The Best Architecture Projects of 2009

2009 was a difficult year for architecture. Here are eight projects that polis considers to be among the most excellent of the year.

1. The Highline, New York - Diller Scofidio + Renfro and James Corner


2. Restaurant Tusen, Ramundberget, Sweden - Murmar Arkitekter


3. The Cooper Union, New York - Thom Mayne


4. Ticket Booth, New York - Perkins Eastman


5. Mapungubwe Interpretation Centre, Johannesburg - Peter Rich Architects


6. Bamboo Forrest and Corinth Hut, Osaka - Rryuichi Ashizawa Architects



7. St. Edward's University Dormitories, Austin - Alejandro Aravena


8. Mason Lane Farm Operations Facility, Chapel Hill - Leon & Primmer Architecture Workshop


Please give us more suggestions.

Credits: Image of The Highline from niznoz. Image of Cooper Union from www.curatedmag.com. Image of Tusen Restaurant by www.arplus.com. Image of Ticket Booth, Corinth Hut, and Bamboo Forest from www.archdaily.com. Image of Mason Lane from www.archinect.com. Image of Mapungubwe Interpretation Centre from www.inhabitat.com.

10 comments:

  1. what is the method to your madness, pray tell?

    Some of those are beautiful and obscure projects. But why put the high line at #1? In my opinion, it is a disingenuous project and basically took a page from Battery Park City. It is a good, expensive economic generator and has some wonderful details, but little else, methinks.

    and 3 NYC projects in the top 4?? although the tkts booth is pretty awesome.

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  2. @faslanyc, good question. Natalia was kind to assemble submissions from several of us for the new projects we found most interesting in 2009. While the others who submitted are architects, I'm not, so my selections (Mason Lane, Corinth Hut, Cooper Union) were based on an interest in their materials, form, and presence. The only one of those I've seen in person is Cooper Union.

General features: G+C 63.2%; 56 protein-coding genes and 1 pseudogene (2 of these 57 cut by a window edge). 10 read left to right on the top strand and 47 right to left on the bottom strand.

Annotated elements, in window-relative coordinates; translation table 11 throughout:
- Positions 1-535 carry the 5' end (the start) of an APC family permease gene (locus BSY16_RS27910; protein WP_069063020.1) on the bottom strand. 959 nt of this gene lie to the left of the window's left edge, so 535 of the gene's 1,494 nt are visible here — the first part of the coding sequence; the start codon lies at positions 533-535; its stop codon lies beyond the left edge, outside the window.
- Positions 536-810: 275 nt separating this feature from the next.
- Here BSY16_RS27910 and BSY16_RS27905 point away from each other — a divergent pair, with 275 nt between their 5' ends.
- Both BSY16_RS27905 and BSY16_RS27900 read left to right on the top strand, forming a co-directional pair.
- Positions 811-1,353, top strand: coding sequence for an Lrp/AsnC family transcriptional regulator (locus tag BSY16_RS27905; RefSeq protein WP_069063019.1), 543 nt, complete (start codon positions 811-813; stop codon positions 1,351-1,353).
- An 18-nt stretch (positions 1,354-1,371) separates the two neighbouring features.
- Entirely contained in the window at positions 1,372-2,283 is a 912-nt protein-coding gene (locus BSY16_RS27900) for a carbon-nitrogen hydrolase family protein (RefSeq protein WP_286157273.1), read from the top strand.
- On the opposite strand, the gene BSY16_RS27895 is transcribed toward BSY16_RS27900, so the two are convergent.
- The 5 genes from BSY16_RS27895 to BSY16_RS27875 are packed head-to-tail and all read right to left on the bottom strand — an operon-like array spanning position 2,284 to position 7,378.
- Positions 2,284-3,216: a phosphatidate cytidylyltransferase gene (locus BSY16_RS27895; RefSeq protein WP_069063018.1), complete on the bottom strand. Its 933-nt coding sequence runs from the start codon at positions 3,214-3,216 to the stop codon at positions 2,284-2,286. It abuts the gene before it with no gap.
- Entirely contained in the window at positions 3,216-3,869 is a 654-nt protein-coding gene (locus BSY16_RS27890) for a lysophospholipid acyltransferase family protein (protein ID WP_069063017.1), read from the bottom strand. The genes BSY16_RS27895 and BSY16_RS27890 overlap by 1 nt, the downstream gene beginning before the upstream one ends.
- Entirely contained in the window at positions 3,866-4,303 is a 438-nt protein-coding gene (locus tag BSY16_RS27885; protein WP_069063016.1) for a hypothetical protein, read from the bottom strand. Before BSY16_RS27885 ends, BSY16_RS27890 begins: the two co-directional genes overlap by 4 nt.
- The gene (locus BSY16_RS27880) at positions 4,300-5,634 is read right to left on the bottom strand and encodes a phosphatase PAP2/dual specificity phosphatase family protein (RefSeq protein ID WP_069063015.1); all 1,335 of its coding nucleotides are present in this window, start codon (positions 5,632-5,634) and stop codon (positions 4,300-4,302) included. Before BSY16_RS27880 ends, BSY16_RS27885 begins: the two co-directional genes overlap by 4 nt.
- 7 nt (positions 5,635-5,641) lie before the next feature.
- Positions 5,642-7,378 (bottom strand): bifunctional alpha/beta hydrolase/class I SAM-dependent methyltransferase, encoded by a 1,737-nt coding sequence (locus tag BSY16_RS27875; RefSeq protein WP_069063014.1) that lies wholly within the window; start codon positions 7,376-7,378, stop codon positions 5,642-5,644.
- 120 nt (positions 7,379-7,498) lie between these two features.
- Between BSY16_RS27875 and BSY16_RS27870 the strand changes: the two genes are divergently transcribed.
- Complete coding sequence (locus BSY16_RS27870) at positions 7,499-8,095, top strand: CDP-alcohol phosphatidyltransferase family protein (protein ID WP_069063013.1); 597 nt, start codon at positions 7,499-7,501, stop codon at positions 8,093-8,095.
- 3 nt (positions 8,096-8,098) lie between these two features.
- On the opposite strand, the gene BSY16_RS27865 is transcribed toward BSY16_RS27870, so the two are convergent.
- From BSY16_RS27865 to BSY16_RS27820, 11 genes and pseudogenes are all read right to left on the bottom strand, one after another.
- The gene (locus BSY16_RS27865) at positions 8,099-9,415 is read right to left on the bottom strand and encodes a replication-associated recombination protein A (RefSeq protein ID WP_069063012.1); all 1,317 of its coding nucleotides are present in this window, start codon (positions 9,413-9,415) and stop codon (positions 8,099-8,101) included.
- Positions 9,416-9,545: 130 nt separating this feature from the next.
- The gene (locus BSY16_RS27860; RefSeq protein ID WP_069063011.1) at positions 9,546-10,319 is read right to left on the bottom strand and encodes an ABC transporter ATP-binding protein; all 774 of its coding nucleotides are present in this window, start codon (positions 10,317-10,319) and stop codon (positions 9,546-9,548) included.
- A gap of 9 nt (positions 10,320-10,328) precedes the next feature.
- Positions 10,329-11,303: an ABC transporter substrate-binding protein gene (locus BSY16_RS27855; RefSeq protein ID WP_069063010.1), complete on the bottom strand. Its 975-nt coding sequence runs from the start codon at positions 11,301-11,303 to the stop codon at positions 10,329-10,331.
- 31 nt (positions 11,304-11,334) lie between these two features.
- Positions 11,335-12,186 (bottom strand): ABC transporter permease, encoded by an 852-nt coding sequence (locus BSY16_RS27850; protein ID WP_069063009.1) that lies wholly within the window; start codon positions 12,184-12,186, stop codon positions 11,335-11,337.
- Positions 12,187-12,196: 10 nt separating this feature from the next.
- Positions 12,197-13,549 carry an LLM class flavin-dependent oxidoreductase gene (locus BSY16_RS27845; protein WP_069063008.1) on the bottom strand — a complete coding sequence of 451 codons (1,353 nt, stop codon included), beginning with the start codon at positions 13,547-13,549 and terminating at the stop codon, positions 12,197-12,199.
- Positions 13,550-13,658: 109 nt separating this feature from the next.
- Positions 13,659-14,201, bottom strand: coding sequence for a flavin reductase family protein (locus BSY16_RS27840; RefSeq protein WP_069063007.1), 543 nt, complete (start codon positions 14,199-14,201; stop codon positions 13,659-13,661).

I also selected the High Line for its horticulture, although I think the project could have used less new design elements, if that makes sense. I love that they opened it to the public (even though the landscape before it was reopened was, in my opinion, even more beautiful) and the way you can pass through so many different environments and see the city from new perspectives. I don't quite understand the part about Battery Park City, so maybe you can expand upon that?

    As for the prevalence of NYC projects, it's true, and while New York was fortunate to have a lot of praiseworthy new architecture last year, it may also be that projects in New York receive an inordinate amount of press and thus come more readily to mind when assembling a list at year's end.

    I found it hard to identify and assess the architectural projects of 2009, especially without having visited most of them. I relied on blogs and other media, so there's a good chance that the same projects are being celebrated while others remain obscure.

    So, I encourage you and other readers to add things that we missed. It would be interesting for us, and would help spread the word about lesser-known projects.

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  3. thank you for the great explanation. My battery park city reference just meant that the project was essentially just linear-park-as-economic-generator but just redone in the style of the day. The design itself is not particularly significant (though I am a huge friend of the planting design and some of the detailing, and the novelty of it cannot be denied, though that wears off if you aren't just passing through). however, i am of the opinion that they totally missed the boat on "preserving that wandering, wild nature of the high line" (to paraphrase field ops) in the name of sexing it up and for that reason i call it disingenuous. nonetheless, it's there now, and there are wonderful things about it, i just think it has gotten essentially a free pass to date, when there are lessons to be learned from it through valid criticism.

    i myself wish i had more suggestions. i am in new york and so know that the best. however, i would have nominated the closing of Broadway at times square and herald square and the fundamental reshaping of midtown traffic patterns before any of those other nyc projects.